Thursday, May 17, 2012

Raimi's Ghosthouse Offers Jewish Exorcism Flick

It's a cultural curiousity that, despite the much-ballyhooed presence of Jewish voices in American cinema; you don't actually see many mainstream movies mining the religious arcana of Judaism the way Catholicism or even Paganism are used by, for example, supernatural films. In fact, most non-Jewish U.S. audience probably couldn't tell you much about the actual faith beyond kosher diets and a lack of Jesus.
You can probably chalk most of this up to history - many Jewish-American families descend from immigrants who escaped persecution in Europe and elsewhere, and "blending in" to a mainstream culture by downplaying the more pronounced differences between their own culture and Christianity was likely an old survival-habit that died hard.

In any case, what this means is that even though there are traditions of dealing with supernatural forces and even exorcism that are unique to Judaism; they're rarely used as movie-fodder like the by-now humdrum Christian variety is. "The Possession" (formerly "The Dybbuk Box",) is a pickup by Sam Raimi's Ghosthouse production label that aims to change this with the story of a young girl whose parents seek out a Rabbinical exorcist to rid her of a possessing demon called a Dybbuk:


Joshua the Anarchist said...

Dybbuk. Pretty sure they named a DC superhero that at some point. One of those overtly-stereotyped foreign superheroes they like to create whenever it's pointed out that 80% of mainstream superheroes are white American males.

Speaking of Sam Raimi, whatever happened to that new adaptation of the The Shadow he was supposed to be producing? Haven't heard word one from it since 2010. Is it just dead in the water? Because that excited me a hell of a lot more than this Oz thing of his did. The only thing the man could possibly do to hype me up more than that would be to announce Darkman IV. Or a Darkman animated series. Or a new Darkman comic. SOMETHING. Darkman needs to live on in some form.

Joe said...

Well, the Gary Oldman film "The Unborn" from a few years back dealt with almost an identical premise.

I find almost every exorcism film from the Christian perspective to be fundamentally stupid. Even if I assume the basic premise as stated: there is an all-powerful and all-knowing God, there is Satan the Adversary, and servants of the latter sometimes possess human beings to spread wickedness. At this point, almost every exorcism film is the same:

A demon possesses some young, attractive, middle-class white American girl. Such a person is not very powerful or influential in society and any wickedness she could spread would be quite limited and petty. But that doesn't matter, since possession reduces her to a half-catatonic, half-gibbering idiot who thrashes about on her bed, makes her parents cry, but otherwise does nothing to spread wickedness to the world at large, except maybe deny her college that semester's tuition. Your average corrupt city bureaucrat or heartless corporate lawyer probably does Satan's work more effectively than a demon-possessed debutante. Why don't demons ever possess heads of state or military commanders? Don't tell me they're not vulnerable to temptation.

Then there's some young, handsome priest who is struggling with his faith. This makes him unable to perform a successful exorcism--which is not how God's power works according to Catholic doctrine, but apparently priests in an exorcism movie are actually D&D clerics who changed alignment and lost their spellcasting ability. Then, in the nick of time he regains his faith in the face of CGI-rendered demon powers (nice going, Satan!) and exorcises the girl. Aside from jump scares, The Exorcist wasn't actually a good movie; you don't really accomplish anything by making a crappier version of it.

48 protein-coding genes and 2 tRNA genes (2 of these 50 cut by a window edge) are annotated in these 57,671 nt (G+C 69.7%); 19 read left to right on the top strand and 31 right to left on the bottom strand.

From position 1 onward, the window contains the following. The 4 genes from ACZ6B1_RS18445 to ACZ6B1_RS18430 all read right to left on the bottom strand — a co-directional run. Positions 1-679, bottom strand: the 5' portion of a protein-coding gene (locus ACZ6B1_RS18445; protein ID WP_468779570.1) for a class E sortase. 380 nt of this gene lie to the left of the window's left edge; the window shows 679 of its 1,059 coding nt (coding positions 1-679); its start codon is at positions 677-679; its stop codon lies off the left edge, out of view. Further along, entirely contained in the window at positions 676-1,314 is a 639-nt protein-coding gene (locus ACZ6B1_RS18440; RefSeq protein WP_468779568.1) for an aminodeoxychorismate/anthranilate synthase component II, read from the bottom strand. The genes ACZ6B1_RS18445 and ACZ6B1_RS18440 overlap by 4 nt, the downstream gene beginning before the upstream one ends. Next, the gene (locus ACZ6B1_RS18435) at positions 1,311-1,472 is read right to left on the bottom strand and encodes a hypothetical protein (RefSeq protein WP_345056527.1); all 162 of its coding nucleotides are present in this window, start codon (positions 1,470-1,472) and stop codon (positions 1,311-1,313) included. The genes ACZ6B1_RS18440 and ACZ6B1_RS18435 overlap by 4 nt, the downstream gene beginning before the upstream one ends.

At least a dybbuk is more like a revenant that possess people to achieve a personal goal. That's far less stupid.

Polemarch said...

The Exorcism movie has rather strict limitations on what it can do. The Exorcist basically laid out the formula. Exorcist 3 was saved by George C. Scott and Brad Dourif. The Exorcism of Emily Rose had the lovely and talented Jennifer Carpenter (damn you Dexter for marrying her) and came before the recient glut of Exorcism movies. The Last Exorcism basically took the worst bits of the found footage and exorcism movies so only the last 10 minutes is worth a damn. At this point switching up the cultural context can make the Exorcist film interesting so bring on the Islamic, Hindu and Buddhist takes.

Elessar said...

Wasn't Dybbuk the name of the spirit that came in the house at the beginning of A Serious Man? Or am I misremembering?

Bolongo said...

"Your average corrupt city bureaucrat or heartless corporate lawyer probably does Satan's work more effectively than a demon-possessed debutante. Why don't demons ever possess heads of state or military commanders?"

They do. But those are the smart, competent, demons, and they don't get caught. The possessions that movies are made about are really the work of the under-achievers of hell.

Anonymous said...

"Strange, that movies about Satan always require Catholics. You never see your Presbyterians or Episcopalians hurling down demons."

-- Roger Ebert, Constantine Review

Anonymous said...

@Elessar: No, you're not misremembering. The back-from-the-dead relative (IIRC) in the prologue was directly acknowledged as a Dybbuk. Incidentally, he was played by actor Fivush Finkel, probably most well known to mainstream audiences for his roles on "Boston Public" and "Picket Fences."

Anonymous said...

Is that Matisyahu at 1:20!? No, I'm not kidding.

Anonymous said...

*Around 1:20-1:30 more accurately, sorry.

Jake said...

Ex Opere Operato refers to the Sacraments (Baptism, Confession, Eucharist, Confirmation, Marriage, Holy Orders, Anointing of the Sick) not to sacramental, which I assume is what an Exorcism would be classified as.